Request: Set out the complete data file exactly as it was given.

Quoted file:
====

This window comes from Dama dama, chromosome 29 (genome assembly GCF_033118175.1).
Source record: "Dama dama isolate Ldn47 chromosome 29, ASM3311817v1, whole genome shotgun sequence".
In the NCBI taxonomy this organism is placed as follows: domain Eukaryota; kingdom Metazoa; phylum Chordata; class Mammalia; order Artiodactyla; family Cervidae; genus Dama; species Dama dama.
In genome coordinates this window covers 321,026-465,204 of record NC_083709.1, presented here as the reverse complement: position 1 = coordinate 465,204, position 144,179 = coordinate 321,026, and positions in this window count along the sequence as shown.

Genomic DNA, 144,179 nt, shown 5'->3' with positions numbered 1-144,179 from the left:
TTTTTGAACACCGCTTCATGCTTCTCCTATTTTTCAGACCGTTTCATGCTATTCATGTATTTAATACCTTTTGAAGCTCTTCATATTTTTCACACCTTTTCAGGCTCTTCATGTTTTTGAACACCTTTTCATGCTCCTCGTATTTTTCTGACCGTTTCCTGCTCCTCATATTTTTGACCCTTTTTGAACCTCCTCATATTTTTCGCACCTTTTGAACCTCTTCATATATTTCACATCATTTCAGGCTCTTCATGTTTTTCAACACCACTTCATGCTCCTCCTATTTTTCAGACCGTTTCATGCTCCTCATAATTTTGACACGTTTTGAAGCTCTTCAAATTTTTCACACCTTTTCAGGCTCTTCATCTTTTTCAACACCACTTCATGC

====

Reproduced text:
This window comes from Dama dama, chromosome 29 (genome assembly GCF_033118175.1).
Source record: "Dama dama isolate Ldn47 chromosome 29, ASM3311817v1, whole genome shotgun sequence".
In the NCBI taxonomy this organism is placed as follows: domain Eukaryota; kingdom Metazoa; phylum Chordata; class Mammalia; order Artiodactyla; family Cervidae; genus Dama; species Dama dama.
In genome coordinates this window covers 321,026-465,204 of record NC_083709.1, presented here as the reverse complement: position 1 = coordinate 465,204, position 144,179 = coordinate 321,026, and positions in this window count along the sequence as shown.

Genomic DNA, 144,179 nt, shown 5'->3' with positions numbered 1-144,179 from the left:
TTTTTGAACACCGCTTCATGCTTCTCCTATTTTTCAGACCGTTTCATGCTATTCATGTATTTAATACCTTTTGAAGCTCTTCATATTTTTCACACCTTTTCAGGCTCTTCATGTTTTTGAACACCTTTTCATGCTCCTCGTATTTTTCTGACCGTTTCCTGCTCCTCATATTTTTGACCCTTTTTGAACCTCCTCATATTTTTCGCACCTTTTGAACCTCTTCATATATTTCACATCATTTCAGGCTCTTCATGTTTTTCAACACCACTTCATGCTCCTCCTATTTTTCAGACCGTTTCATGCTCCTCATAATTTTGACACGTTTTGAAGCTCTTCAAATTTTTCACACCTTTTCAGGCTCTTCATCTTTTTCAACACCACTTCATGC